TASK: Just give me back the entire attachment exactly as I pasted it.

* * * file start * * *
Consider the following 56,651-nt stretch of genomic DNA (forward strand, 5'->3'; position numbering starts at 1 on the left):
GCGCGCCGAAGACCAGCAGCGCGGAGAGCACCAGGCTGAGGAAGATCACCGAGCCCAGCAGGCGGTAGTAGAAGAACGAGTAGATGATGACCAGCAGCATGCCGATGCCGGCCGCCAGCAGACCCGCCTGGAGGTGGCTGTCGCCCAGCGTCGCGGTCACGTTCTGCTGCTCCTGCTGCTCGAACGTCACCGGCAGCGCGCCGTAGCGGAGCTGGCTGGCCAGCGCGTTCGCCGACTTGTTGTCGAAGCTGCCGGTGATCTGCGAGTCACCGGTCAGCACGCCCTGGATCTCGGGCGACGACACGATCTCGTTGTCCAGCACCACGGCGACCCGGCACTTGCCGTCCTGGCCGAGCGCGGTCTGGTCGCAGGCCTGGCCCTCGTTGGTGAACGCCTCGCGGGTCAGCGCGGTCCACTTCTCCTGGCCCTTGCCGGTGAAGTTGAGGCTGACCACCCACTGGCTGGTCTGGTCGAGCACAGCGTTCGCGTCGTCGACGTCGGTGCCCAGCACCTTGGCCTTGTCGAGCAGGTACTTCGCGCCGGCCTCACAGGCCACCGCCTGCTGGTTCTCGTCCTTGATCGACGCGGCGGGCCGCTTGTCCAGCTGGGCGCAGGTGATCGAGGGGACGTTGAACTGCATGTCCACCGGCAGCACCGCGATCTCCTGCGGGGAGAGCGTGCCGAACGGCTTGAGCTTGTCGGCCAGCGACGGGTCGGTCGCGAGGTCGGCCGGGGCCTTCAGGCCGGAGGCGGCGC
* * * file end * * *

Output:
Consider the following 56,651-nt stretch of genomic DNA (forward strand, 5'->3'; position numbering starts at 1 on the left):
GCGCGCCGAAGACCAGCAGCGCGGAGAGCACCAGGCTGAGGAAGATCACCGAGCCCAGCAGGCGGTAGTAGAAGAACGAGTAGATGATGACCAGCAGCATGCCGATGCCGGCCGCCAGCAGACCCGCCTGGAGGTGGCTGTCGCCCAGCGTCGCGGTCACGTTCTGCTGCTCCTGCTGCTCGAACGTCACCGGCAGCGCGCCGTAGCGGAGCTGGCTGGCCAGCGCGTTCGCCGACTTGTTGTCGAAGCTGCCGGTGATCTGCGAGTCACCGGTCAGCACGCCCTGGATCTCGGGCGACGACACGATCTCGTTGTCCAGCACCACGGCGACCCGGCACTTGCCGTCCTGGCCGAGCGCGGTCTGGTCGCAGGCCTGGCCCTCGTTGGTGAACGCCTCGCGGGTCAGCGCGGTCCACTTCTCCTGGCCCTTGCCGGTGAAGTTGAGGCTGACCACCCACTGGCTGGTCTGGTCGAGCACAGCGTTCGCGTCGTCGACGTCGGTGCCCAGCACCTTGGCCTTGTCGAGCAGGTACTTCGCGCCGGCCTCACAGGCCACCGCCTGCTGGTTCTCGTCCTTGATCGACGCGGCGGGCCGCTTGTCCAGCTGGGCGCAGGTGATCGAGGGGACGTTGAACTGCATGTCCACCGGCAGCACCGCGATCTCCTGCGGGGAGAGCGTGCCGAACGGCTTGAGCTTGTCGGCCAGCGACGGGTCGGTCGCGAGGTCGGCCGGGGCCTTCAGGCCGGAGGCGGCGC